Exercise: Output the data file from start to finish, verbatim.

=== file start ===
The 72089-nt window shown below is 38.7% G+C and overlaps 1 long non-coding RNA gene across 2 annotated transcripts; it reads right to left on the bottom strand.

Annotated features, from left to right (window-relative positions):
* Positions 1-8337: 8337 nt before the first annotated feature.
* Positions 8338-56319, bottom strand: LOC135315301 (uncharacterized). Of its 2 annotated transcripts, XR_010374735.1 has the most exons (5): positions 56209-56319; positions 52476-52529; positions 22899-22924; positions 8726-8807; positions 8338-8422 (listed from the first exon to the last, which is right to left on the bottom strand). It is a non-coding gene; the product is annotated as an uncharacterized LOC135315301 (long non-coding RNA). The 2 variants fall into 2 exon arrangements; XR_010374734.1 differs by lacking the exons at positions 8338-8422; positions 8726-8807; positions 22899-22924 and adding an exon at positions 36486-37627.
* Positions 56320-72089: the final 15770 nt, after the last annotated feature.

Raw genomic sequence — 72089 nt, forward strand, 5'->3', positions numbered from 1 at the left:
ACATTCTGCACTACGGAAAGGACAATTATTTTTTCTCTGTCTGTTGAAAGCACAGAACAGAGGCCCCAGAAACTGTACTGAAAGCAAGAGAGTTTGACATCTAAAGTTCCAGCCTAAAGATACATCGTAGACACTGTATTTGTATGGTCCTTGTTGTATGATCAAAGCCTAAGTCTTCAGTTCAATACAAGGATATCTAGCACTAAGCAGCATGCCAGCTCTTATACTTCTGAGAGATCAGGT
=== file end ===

The 72089-nt window shown below is 38.7% G+C and overlaps 1 long non-coding RNA gene across 2 annotated transcripts; it reads right to left on the bottom strand.

Annotated features, from left to right (window-relative positions):
* Positions 1-8337: 8337 nt before the first annotated feature.
* Positions 8338-56319, bottom strand: LOC135315301 (uncharacterized). Of its 2 annotated transcripts, XR_010374735.1 has the most exons (5): positions 56209-56319; positions 52476-52529; positions 22899-22924; positions 8726-8807; positions 8338-8422 (listed from the first exon to the last, which is right to left on the bottom strand). It is a non-coding gene; the product is annotated as an uncharacterized LOC135315301 (long non-coding RNA). The 2 variants fall into 2 exon arrangements; XR_010374734.1 differs by lacking the exons at positions 8338-8422; positions 8726-8807; positions 22899-22924 and adding an exon at positions 36486-37627.
* Positions 56320-72089: the final 15770 nt, after the last annotated feature.

Raw genomic sequence — 72089 nt, forward strand, 5'->3', positions numbered from 1 at the left:
ACATTCTGCACTACGGAAAGGACAATTATTTTTTCTCTGTCTGTTGAAAGCACAGAACAGAGGCCCCAGAAACTGTACTGAAAGCAAGAGAGTTTGACATCTAAAGTTCCAGCCTAAAGATACATCGTAGACACTGTATTTGTATGGTCCTTGTTGTATGATCAAAGCCTAAGTCTTCAGTTCAATACAAGGATATCTAGCACTAAGCAGCATGCCAGCTCTTATACTTCTGAGAGATCAGGT